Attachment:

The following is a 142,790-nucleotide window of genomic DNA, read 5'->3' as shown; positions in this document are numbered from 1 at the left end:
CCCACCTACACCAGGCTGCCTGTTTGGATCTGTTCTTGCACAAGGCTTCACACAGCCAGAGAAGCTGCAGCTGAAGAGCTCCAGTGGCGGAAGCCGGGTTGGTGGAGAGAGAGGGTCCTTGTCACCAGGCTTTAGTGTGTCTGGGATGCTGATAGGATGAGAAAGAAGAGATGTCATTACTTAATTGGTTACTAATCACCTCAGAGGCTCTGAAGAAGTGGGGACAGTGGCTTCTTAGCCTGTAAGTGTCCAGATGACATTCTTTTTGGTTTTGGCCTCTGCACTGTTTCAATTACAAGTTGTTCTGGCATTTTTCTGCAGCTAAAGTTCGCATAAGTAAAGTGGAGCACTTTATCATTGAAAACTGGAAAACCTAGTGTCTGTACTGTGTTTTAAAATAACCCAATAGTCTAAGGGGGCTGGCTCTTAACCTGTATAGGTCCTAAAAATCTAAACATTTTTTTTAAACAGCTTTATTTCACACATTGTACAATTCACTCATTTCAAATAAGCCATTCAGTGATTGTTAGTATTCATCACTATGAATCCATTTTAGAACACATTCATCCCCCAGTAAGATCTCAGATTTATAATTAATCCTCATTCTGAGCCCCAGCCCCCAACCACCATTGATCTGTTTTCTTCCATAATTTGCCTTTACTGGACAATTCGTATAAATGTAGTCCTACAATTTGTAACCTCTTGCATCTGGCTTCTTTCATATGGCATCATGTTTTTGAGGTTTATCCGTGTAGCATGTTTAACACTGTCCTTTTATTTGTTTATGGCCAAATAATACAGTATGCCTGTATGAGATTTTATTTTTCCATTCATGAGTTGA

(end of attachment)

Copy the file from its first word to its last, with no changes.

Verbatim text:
The following is a 142,790-nucleotide window of genomic DNA, read 5'->3' as shown; positions in this document are numbered from 1 at the left end:
CCCACCTACACCAGGCTGCCTGTTTGGATCTGTTCTTGCACAAGGCTTCACACAGCCAGAGAAGCTGCAGCTGAAGAGCTCCAGTGGCGGAAGCCGGGTTGGTGGAGAGAGAGGGTCCTTGTCACCAGGCTTTAGTGTGTCTGGGATGCTGATAGGATGAGAAAGAAGAGATGTCATTACTTAATTGGTTACTAATCACCTCAGAGGCTCTGAAGAAGTGGGGACAGTGGCTTCTTAGCCTGTAAGTGTCCAGATGACATTCTTTTTGGTTTTGGCCTCTGCACTGTTTCAATTACAAGTTGTTCTGGCATTTTTCTGCAGCTAAAGTTCGCATAAGTAAAGTGGAGCACTTTATCATTGAAAACTGGAAAACCTAGTGTCTGTACTGTGTTTTAAAATAACCCAATAGTCTAAGGGGGCTGGCTCTTAACCTGTATAGGTCCTAAAAATCTAAACATTTTTTTTAAACAGCTTTATTTCACACATTGTACAATTCACTCATTTCAAATAAGCCATTCAGTGATTGTTAGTATTCATCACTATGAATCCATTTTAGAACACATTCATCCCCCAGTAAGATCTCAGATTTATAATTAATCCTCATTCTGAGCCCCAGCCCCCAACCACCATTGATCTGTTTTCTTCCATAATTTGCCTTTACTGGACAATTCGTATAAATGTAGTCCTACAATTTGTAACCTCTTGCATCTGGCTTCTTTCATATGGCATCATGTTTTTGAGGTTTATCCGTGTAGCATGTTTAACACTGTCCTTTTATTTGTTTATGGCCAAATAATACAGTATGCCTGTATGAGATTTTATTTTTCCATTCATGAGTTGA